In recent years, researchers have focused on analyzing the complex pathological processes of SCI and its molecular mechanisms to determine the effects of changes to the microenvironment on SCI repair. This approach attempted to find techniques that might protect nerve tissue cells by improving the microenvironment around SCI and enhancing axonal regeneration, such as drug therapy, genetic modification, cell transplantation or tissue engineering. The RNA-Seq technology used in this study investigated the differences in transcriptome levels at different stages after SCI. The results of this study showed that compared with the sham group, the number of differentially expressed genes at 1, 4 and 7 days after SCI were 944, 1362 and 1421, respectively. Of the differentially expressed genes those genes of interest were confirmed after screening by GO functional analysis and temporal expression analysis. Multiple biological processes associated with injury repair were enriched, suggesting that these genes may play an important role in SCI and post-injury repair processes. The differentially expressed transcripts between samples were selected by the difference multiples (log2|fold_change|>2) and significant levels (q value < 0.05). Subsequent n searching of the Chilibot database, selected those genes with persistent and significant changes (fold change > 4) that were strongly associated with SCI, some of which were verified by real-time PCR. The results showed that the differential expression of C5ar1, Socs3 and CCL6 at different stages after SCI was consistent with the results of RNA-Seq sequencing.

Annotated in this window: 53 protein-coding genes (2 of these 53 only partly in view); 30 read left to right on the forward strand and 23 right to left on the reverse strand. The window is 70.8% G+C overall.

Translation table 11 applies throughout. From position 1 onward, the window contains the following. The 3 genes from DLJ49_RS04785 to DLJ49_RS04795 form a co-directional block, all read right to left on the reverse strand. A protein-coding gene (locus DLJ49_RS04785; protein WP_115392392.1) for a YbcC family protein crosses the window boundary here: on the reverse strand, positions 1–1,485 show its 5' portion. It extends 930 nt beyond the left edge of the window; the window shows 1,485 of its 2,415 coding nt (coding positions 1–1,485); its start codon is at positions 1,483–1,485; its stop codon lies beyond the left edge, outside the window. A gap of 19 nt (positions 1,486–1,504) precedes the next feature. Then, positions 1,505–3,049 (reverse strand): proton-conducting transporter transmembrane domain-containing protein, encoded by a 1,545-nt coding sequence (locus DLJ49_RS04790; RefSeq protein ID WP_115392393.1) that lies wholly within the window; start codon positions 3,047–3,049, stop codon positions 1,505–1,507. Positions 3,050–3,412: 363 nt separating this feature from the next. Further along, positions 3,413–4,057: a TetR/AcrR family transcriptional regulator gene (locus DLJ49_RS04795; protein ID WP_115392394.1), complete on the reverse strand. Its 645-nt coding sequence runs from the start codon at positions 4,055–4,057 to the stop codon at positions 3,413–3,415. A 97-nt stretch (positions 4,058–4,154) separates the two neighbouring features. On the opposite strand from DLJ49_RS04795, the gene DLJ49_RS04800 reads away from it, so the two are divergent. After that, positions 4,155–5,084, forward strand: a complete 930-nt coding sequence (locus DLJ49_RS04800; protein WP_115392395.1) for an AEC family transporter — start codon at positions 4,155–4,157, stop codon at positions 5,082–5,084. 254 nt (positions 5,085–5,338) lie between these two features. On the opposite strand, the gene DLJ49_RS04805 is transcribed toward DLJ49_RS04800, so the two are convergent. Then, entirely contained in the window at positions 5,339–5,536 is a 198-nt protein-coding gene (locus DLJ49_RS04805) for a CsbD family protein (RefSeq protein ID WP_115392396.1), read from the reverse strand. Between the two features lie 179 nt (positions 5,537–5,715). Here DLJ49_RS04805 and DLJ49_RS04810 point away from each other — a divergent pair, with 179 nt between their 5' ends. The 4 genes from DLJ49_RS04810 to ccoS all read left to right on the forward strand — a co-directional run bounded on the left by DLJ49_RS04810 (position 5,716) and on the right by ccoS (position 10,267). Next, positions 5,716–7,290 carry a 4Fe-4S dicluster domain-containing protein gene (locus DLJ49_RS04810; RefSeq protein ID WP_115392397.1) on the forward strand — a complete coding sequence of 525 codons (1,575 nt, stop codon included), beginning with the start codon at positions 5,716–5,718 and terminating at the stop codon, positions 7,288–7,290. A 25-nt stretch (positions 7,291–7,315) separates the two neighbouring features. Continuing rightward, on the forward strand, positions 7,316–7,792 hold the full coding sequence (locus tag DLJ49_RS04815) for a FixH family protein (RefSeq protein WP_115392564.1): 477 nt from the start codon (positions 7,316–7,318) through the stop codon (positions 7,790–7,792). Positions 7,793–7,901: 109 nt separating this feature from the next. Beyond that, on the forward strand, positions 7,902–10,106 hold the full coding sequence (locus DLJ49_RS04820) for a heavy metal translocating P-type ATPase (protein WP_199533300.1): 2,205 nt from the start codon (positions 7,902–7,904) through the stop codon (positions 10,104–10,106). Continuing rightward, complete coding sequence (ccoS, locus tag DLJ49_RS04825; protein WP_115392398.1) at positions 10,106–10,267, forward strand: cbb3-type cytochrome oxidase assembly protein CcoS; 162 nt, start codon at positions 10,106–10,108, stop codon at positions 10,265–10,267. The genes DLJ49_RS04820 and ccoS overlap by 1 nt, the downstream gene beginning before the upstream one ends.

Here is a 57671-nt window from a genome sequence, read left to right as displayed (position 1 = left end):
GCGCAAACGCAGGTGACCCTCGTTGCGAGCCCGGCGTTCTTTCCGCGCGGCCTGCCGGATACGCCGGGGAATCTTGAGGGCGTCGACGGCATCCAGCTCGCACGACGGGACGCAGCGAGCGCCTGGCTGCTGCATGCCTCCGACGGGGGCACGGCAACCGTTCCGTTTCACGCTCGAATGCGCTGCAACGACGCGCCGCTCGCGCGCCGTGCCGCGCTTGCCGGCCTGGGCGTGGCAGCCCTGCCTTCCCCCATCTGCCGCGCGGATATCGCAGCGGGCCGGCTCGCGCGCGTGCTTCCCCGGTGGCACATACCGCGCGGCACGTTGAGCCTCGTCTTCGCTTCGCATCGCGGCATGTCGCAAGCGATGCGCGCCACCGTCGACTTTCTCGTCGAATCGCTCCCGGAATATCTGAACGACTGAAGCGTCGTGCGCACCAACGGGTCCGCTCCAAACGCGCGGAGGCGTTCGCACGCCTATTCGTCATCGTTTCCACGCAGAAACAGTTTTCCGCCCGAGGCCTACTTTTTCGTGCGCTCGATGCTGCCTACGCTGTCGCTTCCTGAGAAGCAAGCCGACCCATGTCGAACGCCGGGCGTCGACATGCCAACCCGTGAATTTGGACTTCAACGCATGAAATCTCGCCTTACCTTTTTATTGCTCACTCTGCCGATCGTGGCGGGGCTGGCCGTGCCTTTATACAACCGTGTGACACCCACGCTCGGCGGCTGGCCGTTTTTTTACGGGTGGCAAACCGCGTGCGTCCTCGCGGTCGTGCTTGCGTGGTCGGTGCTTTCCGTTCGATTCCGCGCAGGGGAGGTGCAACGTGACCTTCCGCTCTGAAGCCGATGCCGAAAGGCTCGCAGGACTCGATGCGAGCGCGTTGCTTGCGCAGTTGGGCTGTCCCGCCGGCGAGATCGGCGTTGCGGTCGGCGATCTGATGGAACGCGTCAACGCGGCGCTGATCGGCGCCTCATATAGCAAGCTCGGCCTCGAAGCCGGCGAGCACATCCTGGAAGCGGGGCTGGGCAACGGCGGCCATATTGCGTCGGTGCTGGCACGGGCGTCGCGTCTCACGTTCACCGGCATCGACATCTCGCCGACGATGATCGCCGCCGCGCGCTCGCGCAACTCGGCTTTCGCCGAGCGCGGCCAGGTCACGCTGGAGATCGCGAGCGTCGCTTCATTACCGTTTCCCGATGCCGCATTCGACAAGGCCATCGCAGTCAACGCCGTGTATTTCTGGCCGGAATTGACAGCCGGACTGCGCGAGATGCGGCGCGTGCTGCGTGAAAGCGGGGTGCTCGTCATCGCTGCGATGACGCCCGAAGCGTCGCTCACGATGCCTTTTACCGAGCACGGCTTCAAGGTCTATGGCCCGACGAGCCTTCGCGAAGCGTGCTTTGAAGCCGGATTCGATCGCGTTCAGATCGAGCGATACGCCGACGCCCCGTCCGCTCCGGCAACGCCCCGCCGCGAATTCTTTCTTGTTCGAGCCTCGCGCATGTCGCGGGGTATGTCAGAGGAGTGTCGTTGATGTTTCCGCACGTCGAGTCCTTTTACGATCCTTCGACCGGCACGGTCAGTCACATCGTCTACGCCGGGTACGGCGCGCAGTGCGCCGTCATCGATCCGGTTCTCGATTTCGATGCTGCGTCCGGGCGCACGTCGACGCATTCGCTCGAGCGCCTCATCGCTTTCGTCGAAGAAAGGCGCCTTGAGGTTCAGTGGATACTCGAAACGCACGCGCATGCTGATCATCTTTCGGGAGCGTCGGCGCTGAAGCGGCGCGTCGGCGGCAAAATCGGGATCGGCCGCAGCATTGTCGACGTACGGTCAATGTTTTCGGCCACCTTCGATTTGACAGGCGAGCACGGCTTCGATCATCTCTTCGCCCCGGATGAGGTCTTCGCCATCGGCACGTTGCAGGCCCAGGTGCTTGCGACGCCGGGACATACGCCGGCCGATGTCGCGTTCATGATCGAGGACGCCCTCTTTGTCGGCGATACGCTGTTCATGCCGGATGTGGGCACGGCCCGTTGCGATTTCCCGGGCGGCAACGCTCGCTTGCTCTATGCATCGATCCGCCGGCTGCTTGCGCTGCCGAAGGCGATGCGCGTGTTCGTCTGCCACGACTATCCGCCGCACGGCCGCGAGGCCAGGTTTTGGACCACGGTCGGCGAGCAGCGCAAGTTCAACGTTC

Socs3 is a feedback inhibitor of the JAK/STAT pathway and plays a key role in regulating the immune response of JAK/STAT-mediated inflammatory cytokines (Croker et al., 2008). The structural basis for this effect is that Socs3 contains a kinase inhibitory region that in combination with the JAK/STAT/gp130 complex can inhibit downstream signaling and inflammatory cytokines (La Manna et al., 2018). In the central nervous system, Socs3 is expressed on almost all types of cells (Baker et al., 2009). A previous study has shown that the Socs3 protein is involved in the regulation and progression of microglial immune responses and, therefore, regulation of its expression may be a target for drug development in the control of inflammation (Cianciulli et al., 2017). After SCI, Socs3 was found to not only regulate the inflammatory response, but also to be associated with the formation of glial scars. For example, Socs3 may prevent the formation of glial scars (Li et al., 2010), and can regulate the proliferation and differentiation of NG2 cells in glial scars (Hackett et al., 2016). It had also been reported that increased Socs3 level was strongly associated with neuronal death (Park et al., 2014). The Socs3-dependent JAK/STAT pathway played a key role in neuronal loss and even acted in regulating axon regeneration during secondary injury of SCI (Liu et al., 2015). Multiple genes in zebrafish after SCI, equivalent to mammalian stat3, socs3, atf3, mmp9 and sox11 were upregulated (Hui et al., 2014). CCL6 is a member of the CC chemokine family and is normally expressed on microglia cells without stimulation. Under normal physiological environment or abnormal pathological conditions, CCL6 mediates the main immune effector cells of the central nervous system, or interaction between microglia and astrocytes, by activating the PI3-kinase/Akt pathway (Kanno et al., 2005). RNA-Seq screening indicated that both Socs3 and CCL6 were related to pathophysiological reactions after SCI, especially inflammatory reactions. They could be used as potential targets to reduce inflammatory responses as well as to improve the repair environment after SCI.